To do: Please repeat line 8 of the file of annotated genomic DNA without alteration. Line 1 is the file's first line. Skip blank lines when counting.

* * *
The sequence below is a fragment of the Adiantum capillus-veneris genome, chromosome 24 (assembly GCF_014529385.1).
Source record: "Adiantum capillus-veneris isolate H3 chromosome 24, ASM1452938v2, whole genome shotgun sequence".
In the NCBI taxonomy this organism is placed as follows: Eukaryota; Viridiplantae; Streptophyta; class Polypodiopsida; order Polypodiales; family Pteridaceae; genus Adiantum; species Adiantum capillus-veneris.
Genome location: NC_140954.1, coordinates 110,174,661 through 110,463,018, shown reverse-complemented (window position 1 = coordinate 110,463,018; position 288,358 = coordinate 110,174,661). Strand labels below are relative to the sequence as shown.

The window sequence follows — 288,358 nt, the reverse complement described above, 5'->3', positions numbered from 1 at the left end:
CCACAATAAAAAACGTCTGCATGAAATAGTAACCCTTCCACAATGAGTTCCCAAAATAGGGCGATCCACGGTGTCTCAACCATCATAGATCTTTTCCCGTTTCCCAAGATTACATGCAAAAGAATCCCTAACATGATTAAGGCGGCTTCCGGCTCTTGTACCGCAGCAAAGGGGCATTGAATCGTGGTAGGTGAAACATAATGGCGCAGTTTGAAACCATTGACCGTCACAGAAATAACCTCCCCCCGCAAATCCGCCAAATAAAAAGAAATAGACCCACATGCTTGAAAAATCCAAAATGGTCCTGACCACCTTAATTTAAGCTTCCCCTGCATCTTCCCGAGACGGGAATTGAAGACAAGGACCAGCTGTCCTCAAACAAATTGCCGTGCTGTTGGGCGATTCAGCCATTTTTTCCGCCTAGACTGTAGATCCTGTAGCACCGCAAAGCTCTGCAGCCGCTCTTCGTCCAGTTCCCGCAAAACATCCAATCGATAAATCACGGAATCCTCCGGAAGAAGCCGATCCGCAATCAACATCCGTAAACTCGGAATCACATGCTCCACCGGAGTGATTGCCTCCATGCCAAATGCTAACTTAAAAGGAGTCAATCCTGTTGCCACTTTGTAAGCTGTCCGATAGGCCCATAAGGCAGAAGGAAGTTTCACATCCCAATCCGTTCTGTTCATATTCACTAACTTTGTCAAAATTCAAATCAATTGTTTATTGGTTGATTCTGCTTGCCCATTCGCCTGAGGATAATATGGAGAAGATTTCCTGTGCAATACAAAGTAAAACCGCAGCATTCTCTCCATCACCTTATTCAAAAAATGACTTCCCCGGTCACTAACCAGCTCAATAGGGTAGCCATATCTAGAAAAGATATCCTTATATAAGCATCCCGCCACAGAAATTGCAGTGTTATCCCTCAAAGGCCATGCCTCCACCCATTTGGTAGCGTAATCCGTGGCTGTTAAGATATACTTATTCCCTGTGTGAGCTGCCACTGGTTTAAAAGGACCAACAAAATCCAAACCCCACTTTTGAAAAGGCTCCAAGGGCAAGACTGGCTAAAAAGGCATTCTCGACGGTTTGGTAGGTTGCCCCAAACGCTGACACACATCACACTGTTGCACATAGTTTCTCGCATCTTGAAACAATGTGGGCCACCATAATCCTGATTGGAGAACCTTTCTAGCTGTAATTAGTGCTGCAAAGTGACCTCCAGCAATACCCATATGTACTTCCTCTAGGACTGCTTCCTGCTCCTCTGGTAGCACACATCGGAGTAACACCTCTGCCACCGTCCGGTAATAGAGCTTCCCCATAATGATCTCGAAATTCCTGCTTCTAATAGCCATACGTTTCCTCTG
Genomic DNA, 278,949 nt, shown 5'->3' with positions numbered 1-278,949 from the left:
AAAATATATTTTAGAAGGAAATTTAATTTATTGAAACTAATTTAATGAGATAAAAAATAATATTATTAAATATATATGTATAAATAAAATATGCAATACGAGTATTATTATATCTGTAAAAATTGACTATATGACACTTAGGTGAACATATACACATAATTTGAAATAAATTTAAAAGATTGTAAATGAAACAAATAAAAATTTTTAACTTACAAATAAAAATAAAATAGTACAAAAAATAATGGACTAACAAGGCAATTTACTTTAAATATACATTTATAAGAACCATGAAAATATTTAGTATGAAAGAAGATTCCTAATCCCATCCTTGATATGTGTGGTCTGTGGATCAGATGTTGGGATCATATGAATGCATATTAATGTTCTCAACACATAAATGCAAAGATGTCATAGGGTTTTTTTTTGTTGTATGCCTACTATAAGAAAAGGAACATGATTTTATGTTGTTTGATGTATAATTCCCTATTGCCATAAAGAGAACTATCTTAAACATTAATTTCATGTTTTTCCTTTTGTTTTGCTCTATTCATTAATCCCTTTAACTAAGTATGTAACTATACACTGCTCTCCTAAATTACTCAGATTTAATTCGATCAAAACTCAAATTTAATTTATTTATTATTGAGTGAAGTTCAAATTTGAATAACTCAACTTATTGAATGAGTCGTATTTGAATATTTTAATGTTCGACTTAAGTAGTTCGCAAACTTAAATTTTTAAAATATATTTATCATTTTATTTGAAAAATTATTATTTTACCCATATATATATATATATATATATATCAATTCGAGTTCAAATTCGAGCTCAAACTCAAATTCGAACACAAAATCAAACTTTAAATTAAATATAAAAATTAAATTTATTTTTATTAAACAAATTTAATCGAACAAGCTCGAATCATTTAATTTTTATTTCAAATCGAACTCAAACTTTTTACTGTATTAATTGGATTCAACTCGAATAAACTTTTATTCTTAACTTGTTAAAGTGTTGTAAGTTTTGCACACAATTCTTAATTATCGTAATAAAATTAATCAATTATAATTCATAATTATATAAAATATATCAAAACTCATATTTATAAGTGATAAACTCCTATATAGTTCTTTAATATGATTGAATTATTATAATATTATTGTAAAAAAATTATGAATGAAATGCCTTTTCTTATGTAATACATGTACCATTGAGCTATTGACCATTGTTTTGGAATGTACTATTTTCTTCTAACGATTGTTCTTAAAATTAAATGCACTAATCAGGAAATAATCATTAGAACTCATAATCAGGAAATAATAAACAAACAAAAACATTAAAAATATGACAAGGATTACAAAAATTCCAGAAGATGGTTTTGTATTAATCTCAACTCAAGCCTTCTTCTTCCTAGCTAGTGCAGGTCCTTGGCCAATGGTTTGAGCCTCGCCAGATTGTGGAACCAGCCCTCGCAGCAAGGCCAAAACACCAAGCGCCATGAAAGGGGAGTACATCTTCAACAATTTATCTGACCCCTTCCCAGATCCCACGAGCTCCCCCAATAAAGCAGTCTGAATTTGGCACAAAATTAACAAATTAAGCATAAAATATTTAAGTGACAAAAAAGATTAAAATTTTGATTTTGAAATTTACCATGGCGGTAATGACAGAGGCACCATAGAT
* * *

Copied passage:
AAAATATATTTTAGAAGGAAATTTAATTTATTGAAACTAATTTAATGAGATAAAAAATAATATTATTAAATATATATGTATAAATAAAATATGCAATACGAGTATTATTATATCTGTAAAAATTGACTATATGACACTTAGGTGAACATATACACATAATTTGAAATAAATTTAAAAGATTGTAAATGAAACAAATAAAAATTTTTAACTTACAAATAAAAATAAAATAGTACAAAAAATAATGGACTAACAAGGCAATTTACTTTAAATATACATTTATAAGAACCATGAAAATATTTAGTATGAAAGAAGATTCCTAATCCCATCCTTGATATGTGTGGTCTGTGGATCAGATGTTGGGATCATATGAATGCATATTAATGTTCTCAACACATAAATGCAAAGATGTCATAGGGTTTTTTTTTGTTGTATGCCTACTATAAGAAAAGGAACATGATTTTATGTTGTTTGATGTATAATTCCCTATTGCCATAAAGAGAACTATCTTAAACATTAATTTCATGTTTTTCCTTTTGTTTTGCTCTATTCATTAATCCCTTTAACTAAGTATGTAACTATACACTGCTCTCCTAAATTACTCAGATTTAATTCGATCAAAACTCAAATTTAATTTATTTATTATTGAGTGAAGTTCAAATTTGAATAACTCAACTTATTGAATGAGTCGTATTTGAATATTTTAATGTTCGACTTAAGTAGTTCGCAAACTTAAATTTTTAAAATATATTTATCATTTTATTTGAAAAATTATTATTTTACCCATATATATATATATATATATATATCAATTCGAGTTCAAATTCGAGCTCAAACTCAAATTCGAACACAAAATCAAACTTTAAATTAAATATAAAAATTAAATTTATTTTTATTAAACAAATTTAATCGAACAAGCTCGAATCATTTAATTTTTATTTCAAATCGAACTCAAACTTTTTACTGTATTAATTGGATTCAACTCGAATAAACTTTTATTCTTAACTTGTTAAAGTGTTGTAAGTTTTGCACACAATTCTTAATTATCGTAATAAAATTAATCAATTATAATTCATAATTATATAAAATATATCAAAACTCATATTTATAAGTGATAAACTCCTATATAGTTCTTTAATATGATTGAATTATTATAATATTATTGTAAAAAAATTATGAATGAAATGCCTTTTCTTATGTAATACATGTACCATTGAGCTATTGACCATTGTTTTGGAATGTACTATTTTCTTCTAACGATTGTTCTTAAAATTAAATGCACTAATCAGGAAATAATCATTAGAACTCATAATCAGGAAATAATAAACAAACAAAAACATTAAAAATATGACAAGGATTACAAAAATTCCAGAAGATGGTTTTGTATTAATCTCAACTCAAGCCTTCTTCTTCCTAGCTAGTGCAGGTCCTTGGCCAATGGTTTGAGCCTCGCCAGATTGTGGAACCAGCCCTCGCAGCAAGGCCAAAACACCAAGCGCCATGAAAGGGGAGTACATCTTCAACAATTTATCTGACCCCTTCCCAGATCCCACGAGCTCCCCCAATAAAGCAGTCTGAATTTGGCACAAAATTAACAAATTAAGCATAAAATATTTAAGTGACAAAAAAGATTAAAATTTTGATTTTGAAATTTACCATGGCGGTAATGACAGAGGCACCATAGAT